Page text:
Trash cans, garbage cans, recycle bins—they can be so unsightly. I’ve had this garbage can enclosure on my to-do list all summer. I finally got around to putting it together. The best part? This project didn’t cost me a single dime. I used all reclaimed materials, with the exception of staples and screws.
I can't believe how easy this garbage can enclosure was to paint! Can you imagine painting something like this by hand, or even with spray paint?
Let’s see how the garbage can enclosure all came together . . .
This picture is from the Fall of 2015 when I started demo on the old chain link fence as I was preparing for the new diy picket fence installation.
Can you believe the lattice was installed in 1993? So, it was up for 22 years, and stored for the last 4 years. Pictured here is my niece Missy and our Maltese Princess.
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Of course, the lattice was stored in the wood shed, which is desperate need of organization!
Using reclaimed items for garbage can enclosure
Considering the age of the lattice, it’s in fairly good shape. I gave it a good washing with the garden hose.
Measure and cut lattice to your specific size
To make the sides of the garbage can enclosure, I only needed half panels of the lattice. I used a T-Square to mark the center line of the lattice.
Set blade depth on circular saw
My small circular saw seemed like the best option for cutting the panel of lattice. Remember, it’s very important to set the depth of a circular saw blade to match your project. Note the safety glasses. Always be safe!
I’ve never been a fan of circular saws until I bought this small battery operated Ryobi saw. It’s easy for me to control with no kickback.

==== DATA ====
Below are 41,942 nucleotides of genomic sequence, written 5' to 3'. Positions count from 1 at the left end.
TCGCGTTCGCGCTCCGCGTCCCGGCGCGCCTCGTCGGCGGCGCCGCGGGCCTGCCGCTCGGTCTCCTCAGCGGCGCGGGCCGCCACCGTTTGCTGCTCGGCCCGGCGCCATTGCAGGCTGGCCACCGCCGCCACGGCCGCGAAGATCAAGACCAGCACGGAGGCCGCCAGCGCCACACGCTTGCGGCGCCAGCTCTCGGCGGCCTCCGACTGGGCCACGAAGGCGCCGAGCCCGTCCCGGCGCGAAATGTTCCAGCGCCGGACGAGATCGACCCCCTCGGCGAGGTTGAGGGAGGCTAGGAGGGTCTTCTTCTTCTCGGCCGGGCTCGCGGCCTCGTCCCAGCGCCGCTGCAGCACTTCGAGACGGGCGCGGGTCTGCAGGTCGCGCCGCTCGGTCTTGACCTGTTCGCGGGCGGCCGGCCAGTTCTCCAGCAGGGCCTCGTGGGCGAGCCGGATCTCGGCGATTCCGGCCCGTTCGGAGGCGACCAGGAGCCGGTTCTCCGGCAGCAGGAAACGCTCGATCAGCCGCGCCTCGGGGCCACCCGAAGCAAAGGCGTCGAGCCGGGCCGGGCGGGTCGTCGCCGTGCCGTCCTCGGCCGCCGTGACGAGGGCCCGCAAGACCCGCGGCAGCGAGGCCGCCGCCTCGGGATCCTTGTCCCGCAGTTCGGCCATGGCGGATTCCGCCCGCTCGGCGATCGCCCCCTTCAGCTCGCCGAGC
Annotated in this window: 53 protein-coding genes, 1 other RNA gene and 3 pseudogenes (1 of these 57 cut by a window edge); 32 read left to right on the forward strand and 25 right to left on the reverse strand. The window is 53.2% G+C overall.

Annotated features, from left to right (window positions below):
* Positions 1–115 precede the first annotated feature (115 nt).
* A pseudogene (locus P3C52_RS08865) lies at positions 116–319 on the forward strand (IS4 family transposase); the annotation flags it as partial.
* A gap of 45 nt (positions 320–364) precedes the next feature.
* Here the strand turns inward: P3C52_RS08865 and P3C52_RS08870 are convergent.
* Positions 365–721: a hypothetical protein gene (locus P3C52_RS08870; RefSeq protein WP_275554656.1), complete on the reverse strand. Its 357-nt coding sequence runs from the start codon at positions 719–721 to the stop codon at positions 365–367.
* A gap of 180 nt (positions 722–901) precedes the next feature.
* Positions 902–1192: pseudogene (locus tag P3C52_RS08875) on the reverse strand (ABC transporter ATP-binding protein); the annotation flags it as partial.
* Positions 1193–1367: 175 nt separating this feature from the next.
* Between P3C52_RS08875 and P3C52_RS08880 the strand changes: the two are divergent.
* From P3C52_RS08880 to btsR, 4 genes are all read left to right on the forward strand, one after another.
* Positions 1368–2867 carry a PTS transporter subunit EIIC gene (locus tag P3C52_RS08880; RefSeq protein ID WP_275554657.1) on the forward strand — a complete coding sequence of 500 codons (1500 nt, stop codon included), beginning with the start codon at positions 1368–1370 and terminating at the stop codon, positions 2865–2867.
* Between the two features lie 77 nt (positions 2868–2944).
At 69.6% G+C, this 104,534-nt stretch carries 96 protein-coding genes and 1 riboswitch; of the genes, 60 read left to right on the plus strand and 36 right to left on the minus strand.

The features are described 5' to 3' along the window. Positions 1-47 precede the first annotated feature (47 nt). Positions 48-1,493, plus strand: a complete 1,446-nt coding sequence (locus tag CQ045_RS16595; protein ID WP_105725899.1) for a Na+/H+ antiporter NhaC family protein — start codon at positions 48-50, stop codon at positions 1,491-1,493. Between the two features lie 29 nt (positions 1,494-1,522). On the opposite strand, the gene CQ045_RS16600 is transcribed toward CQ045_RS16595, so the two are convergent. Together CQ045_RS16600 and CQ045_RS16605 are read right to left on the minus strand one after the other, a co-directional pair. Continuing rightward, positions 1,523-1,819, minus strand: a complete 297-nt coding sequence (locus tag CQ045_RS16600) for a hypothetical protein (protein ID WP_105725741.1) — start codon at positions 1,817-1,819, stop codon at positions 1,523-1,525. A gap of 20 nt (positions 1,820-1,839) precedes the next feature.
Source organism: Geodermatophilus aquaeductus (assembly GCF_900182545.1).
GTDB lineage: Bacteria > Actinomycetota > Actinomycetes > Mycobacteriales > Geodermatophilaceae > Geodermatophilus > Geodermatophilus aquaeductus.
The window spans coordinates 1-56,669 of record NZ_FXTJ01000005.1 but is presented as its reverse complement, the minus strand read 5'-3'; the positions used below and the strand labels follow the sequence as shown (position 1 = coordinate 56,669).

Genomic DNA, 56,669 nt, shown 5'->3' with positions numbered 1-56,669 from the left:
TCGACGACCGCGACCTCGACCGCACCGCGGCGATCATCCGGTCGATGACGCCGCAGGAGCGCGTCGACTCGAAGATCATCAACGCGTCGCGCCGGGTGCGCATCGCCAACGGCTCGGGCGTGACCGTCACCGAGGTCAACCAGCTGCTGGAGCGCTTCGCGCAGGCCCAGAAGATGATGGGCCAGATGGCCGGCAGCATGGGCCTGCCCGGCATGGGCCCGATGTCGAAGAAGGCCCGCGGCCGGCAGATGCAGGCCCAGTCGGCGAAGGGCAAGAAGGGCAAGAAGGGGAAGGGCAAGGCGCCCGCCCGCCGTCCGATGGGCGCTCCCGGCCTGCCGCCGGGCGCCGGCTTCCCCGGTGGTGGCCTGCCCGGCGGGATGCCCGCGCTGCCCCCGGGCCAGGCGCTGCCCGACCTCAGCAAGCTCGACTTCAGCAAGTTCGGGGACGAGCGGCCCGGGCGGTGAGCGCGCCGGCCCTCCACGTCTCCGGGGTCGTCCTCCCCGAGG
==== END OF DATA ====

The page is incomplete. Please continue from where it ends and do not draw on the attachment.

Test fit lattice panels for garbage can enclosure
After cutting one panel in half, and trimming off the bad parts on the larger section I did a quick dry fit to make sure this DIY garbage can enclosure was really going to work.
These are the broken pieces I cut off. Afterwards I cut the 2x4 to size. I wanted it to extend a little beyond the lattice, giving it a little foot to rest on and a short section at the top.
Use brad nailer to tack lattice in place
Here’s a big tip for you, I chose to construct this entire garbage can enclosure with staples and my Airstrike gun. This made it go quick and easy. Be sure to read through the tutorial to see how I made the structure more permanent before painting it.
You can see that I stapled the lattice to the front of the 2x4’s for the large panel, and to the sides of the 2x4’s for the smaller side panels.
Clamps are helpful when working alone
Then, using an irwin quick clamp I easily stapled the back posts of the garbage can enclosure.
Be patient when things go wrong
As I stood back to take a look, the structure was a little askew. So,I removed a few staples and and re-situated the side panel.
Because I did that, I had to trim these ends of lattice. I chose my jigsaw, a metal blade, and safety glasses! I was worried about original staples and possibly new staples I had used.
Overall, it’s still not exactly square, but it’s good enough to hide the garbage cans, right?
Add trim for looks and strength
In order to give the trash can corral a more “finished” look, I used reclaimed fence boards on the corners. You can see the one in the background is already done. These clamps are so handy when you’re working alone!
In addition, smaller reclaimed fence boards were attached to the top and bottom of each panel with more staples. The blocks are set atop the posts to see if they will add the final details I’m looking for.
How to Hide Garbage Cans